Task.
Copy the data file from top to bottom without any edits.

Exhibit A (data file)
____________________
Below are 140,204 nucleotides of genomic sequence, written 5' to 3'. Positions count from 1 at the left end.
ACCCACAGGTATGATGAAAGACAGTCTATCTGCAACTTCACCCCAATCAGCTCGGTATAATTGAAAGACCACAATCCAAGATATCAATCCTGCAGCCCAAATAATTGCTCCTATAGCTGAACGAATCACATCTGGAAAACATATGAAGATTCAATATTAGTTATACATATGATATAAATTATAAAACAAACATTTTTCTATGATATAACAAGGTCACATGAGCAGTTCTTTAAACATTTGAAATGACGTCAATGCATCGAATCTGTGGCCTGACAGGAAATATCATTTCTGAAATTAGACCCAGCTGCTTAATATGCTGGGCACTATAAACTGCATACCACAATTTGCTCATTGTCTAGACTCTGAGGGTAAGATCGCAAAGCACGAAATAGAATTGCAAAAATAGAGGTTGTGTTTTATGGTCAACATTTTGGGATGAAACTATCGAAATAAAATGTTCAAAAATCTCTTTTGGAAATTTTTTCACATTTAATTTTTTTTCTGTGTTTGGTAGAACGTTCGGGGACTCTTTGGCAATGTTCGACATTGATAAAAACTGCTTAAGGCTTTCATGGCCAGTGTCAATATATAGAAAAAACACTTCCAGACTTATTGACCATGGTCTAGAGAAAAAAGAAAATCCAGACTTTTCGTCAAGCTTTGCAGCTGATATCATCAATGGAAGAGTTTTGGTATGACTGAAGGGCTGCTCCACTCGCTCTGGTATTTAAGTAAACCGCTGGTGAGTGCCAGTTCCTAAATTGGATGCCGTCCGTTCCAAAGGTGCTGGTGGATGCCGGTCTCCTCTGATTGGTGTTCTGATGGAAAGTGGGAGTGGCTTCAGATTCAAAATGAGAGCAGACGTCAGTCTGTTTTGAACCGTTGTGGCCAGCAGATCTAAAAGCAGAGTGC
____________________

Below are 140,204 nucleotides of genomic sequence, written 5' to 3'. Positions count from 1 at the left end.
ACCCACAGGTATGATGAAAGACAGTCTATCTGCAACTTCACCCCAATCAGCTCGGTATAATTGAAAGACCACAATCCAAGATATCAATCCTGCAGCCCAAATAATTGCTCCTATAGCTGAACGAATCACATCTGGAAAACATATGAAGATTCAATATTAGTTATACATATGATATAAATTATAAAACAAACATTTTTCTATGATATAACAAGGTCACATGAGCAGTTCTTTAAACATTTGAAATGACGTCAATGCATCGAATCTGTGGCCTGACAGGAAATATCATTTCTGAAATTAGACCCAGCTGCTTAATATGCTGGGCACTATAAACTGCATACCACAATTTGCTCATTGTCTAGACTCTGAGGGTAAGATCGCAAAGCACGAAATAGAATTGCAAAAATAGAGGTTGTGTTTTATGGTCAACATTTTGGGATGAAACTATCGAAATAAAATGTTCAAAAATCTCTTTTGGAAATTTTTTCACATTTAATTTTTTTTCTGTGTTTGGTAGAACGTTCGGGGACTCTTTGGCAATGTTCGACATTGATAAAAACTGCTTAAGGCTTTCATGGCCAGTGTCAATATATAGAAAAAACACTTCCAGACTTATTGACCATGGTCTAGAGAAAAAAGAAAATCCAGACTTTTCGTCAAGCTTTGCAGCTGATATCATCAATGGAAGAGTTTTGGTATGACTGAAGGGCTGCTCCACTCGCTCTGGTATTTAAGTAAACCGCTGGTGAGTGCCAGTTCCTAAATTGGATGCCGTCCGTTCCAAAGGTGCTGGTGGATGCCGGTCTCCTCTGATTGGTGTTCTGATGGAAAGTGGGAGTGGCTTCAGATTCAAAATGAGAGCAGACGTCAGTCTGTTTTGAACCGTTGTGGCCAGCAGATCTAAAAGCAGAGTGC